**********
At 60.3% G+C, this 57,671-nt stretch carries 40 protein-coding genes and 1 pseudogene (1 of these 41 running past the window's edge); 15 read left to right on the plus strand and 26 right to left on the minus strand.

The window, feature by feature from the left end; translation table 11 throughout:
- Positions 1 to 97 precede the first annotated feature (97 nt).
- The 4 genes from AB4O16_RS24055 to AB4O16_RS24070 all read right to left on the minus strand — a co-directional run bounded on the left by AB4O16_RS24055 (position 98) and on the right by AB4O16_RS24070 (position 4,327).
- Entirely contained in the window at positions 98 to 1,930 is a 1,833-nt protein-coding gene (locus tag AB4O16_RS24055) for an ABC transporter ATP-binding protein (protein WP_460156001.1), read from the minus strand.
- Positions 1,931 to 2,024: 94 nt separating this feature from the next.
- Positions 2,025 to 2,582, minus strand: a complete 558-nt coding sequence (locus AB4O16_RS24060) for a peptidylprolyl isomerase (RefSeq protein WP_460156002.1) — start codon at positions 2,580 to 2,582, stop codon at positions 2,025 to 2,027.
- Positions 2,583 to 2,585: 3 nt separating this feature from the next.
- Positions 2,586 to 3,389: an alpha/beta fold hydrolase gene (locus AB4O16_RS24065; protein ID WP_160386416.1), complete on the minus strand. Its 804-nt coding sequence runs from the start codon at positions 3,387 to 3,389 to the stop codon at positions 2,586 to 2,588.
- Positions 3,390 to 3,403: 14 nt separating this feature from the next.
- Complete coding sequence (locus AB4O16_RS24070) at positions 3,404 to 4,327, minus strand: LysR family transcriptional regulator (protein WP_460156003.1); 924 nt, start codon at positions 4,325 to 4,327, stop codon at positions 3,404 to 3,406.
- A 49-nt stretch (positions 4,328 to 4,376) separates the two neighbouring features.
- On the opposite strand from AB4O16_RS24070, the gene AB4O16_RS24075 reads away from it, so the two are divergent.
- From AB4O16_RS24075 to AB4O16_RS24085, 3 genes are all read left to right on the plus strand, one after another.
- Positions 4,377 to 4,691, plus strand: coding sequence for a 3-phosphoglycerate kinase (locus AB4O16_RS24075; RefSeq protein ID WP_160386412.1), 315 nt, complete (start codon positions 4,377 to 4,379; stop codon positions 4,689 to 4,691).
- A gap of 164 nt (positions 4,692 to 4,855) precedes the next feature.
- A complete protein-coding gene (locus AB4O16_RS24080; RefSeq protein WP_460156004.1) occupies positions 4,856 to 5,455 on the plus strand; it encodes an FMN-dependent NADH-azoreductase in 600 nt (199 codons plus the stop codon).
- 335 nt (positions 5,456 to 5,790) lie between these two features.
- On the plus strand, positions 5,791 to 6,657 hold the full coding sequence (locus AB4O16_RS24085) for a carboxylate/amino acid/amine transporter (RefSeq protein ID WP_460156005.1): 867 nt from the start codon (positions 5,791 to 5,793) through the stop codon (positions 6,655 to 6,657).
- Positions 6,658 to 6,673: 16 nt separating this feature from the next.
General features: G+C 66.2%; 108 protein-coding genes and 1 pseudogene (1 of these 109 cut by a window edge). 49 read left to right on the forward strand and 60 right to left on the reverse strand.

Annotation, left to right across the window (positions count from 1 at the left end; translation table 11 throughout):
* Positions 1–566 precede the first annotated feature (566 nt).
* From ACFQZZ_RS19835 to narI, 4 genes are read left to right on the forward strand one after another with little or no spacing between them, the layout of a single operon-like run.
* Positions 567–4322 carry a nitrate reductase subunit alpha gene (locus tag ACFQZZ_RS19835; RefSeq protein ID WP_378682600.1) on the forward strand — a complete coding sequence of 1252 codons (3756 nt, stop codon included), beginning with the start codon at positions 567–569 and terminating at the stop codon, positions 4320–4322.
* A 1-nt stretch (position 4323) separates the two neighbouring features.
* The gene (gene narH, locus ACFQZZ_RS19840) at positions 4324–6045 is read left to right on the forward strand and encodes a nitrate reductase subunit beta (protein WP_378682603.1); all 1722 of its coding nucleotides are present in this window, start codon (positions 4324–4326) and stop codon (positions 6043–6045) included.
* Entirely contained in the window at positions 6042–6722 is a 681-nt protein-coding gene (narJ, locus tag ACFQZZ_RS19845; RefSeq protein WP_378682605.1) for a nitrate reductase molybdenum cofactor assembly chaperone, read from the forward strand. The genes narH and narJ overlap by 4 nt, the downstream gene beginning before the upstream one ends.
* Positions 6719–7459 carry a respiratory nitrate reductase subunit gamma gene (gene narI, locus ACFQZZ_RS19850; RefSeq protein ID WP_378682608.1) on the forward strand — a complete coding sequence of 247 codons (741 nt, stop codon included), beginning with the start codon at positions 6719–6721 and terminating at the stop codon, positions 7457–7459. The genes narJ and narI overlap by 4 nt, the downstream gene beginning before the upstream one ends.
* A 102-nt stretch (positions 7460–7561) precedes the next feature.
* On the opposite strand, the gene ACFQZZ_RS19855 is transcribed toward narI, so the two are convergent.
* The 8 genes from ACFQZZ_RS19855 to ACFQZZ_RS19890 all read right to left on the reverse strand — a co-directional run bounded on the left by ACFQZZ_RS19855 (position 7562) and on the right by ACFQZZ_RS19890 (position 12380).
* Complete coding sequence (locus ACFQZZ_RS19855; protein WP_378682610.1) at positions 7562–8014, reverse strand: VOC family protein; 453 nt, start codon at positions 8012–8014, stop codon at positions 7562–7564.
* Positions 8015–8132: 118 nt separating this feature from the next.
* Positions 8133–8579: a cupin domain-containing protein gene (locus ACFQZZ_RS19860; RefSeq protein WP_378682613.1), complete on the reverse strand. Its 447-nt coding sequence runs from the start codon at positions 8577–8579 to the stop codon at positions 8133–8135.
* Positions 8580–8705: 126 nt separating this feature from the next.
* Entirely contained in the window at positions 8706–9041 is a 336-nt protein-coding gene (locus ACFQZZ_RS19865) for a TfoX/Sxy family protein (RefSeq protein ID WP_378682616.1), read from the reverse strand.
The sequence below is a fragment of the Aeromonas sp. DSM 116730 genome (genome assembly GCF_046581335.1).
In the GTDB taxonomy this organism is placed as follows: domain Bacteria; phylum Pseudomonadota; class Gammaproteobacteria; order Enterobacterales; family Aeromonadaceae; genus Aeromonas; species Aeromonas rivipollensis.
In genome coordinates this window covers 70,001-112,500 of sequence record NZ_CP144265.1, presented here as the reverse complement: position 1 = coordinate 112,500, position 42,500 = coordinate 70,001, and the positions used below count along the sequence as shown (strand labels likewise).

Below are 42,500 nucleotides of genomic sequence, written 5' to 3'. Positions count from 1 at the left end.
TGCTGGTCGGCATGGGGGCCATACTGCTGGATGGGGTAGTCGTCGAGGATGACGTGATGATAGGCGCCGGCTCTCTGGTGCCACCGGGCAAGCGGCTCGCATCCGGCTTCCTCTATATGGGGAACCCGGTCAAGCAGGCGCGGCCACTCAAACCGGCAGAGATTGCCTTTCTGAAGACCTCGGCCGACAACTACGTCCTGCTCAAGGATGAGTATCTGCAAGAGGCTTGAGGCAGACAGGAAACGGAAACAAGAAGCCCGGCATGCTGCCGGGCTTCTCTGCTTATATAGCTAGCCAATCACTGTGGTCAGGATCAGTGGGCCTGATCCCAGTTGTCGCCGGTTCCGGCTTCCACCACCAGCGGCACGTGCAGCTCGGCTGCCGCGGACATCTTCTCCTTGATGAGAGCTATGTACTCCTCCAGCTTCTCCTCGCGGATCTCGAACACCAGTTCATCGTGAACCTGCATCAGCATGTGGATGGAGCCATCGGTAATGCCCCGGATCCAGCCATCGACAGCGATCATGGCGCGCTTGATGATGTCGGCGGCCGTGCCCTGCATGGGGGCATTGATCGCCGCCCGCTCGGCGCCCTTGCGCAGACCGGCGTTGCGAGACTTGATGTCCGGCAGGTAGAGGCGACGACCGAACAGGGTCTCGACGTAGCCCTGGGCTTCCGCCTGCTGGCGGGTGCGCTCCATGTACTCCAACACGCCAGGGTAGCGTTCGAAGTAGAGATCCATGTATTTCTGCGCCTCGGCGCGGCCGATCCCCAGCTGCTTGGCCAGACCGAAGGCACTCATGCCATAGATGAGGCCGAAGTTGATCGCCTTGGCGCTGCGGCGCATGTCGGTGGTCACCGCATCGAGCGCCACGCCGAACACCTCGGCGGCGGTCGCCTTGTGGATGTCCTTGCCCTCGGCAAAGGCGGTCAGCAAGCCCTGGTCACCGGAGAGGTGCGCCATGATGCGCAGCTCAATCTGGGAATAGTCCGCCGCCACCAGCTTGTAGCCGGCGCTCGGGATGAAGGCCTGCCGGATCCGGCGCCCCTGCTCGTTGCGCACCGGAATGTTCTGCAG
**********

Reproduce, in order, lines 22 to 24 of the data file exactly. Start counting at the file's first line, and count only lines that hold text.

Annotation, left to right across the window (positions count from 1 at the left end; translation table 11 throughout):
* Positions 1–566 precede the first annotated feature (566 nt).
* From ACFQZZ_RS19835 to narI, 4 genes are read left to right on the forward strand one after another with little or no spacing between them, the layout of a single operon-like run.